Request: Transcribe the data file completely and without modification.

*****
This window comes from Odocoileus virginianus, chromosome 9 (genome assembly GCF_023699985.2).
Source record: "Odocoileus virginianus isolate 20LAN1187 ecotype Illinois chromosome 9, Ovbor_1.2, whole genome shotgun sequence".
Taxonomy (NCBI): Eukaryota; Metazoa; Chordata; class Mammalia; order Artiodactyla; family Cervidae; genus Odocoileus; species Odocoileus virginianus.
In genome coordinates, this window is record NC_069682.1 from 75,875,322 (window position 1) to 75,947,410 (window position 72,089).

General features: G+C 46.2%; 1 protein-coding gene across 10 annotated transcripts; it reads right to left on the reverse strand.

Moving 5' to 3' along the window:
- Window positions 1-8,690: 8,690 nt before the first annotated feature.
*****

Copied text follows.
This window comes from Odocoileus virginianus, chromosome 9 (genome assembly GCF_023699985.2).
Source record: "Odocoileus virginianus isolate 20LAN1187 ecotype Illinois chromosome 9, Ovbor_1.2, whole genome shotgun sequence".
Taxonomy (NCBI): Eukaryota; Metazoa; Chordata; class Mammalia; order Artiodactyla; family Cervidae; genus Odocoileus; species Odocoileus virginianus.
In genome coordinates, this window is record NC_069682.1 from 75,875,322 (window position 1) to 75,947,410 (window position 72,089).

General features: G+C 46.2%; 1 protein-coding gene across 10 annotated transcripts; it reads right to left on the reverse strand.

Moving 5' to 3' along the window:
- Window positions 1-8,690: 8,690 nt before the first annotated feature.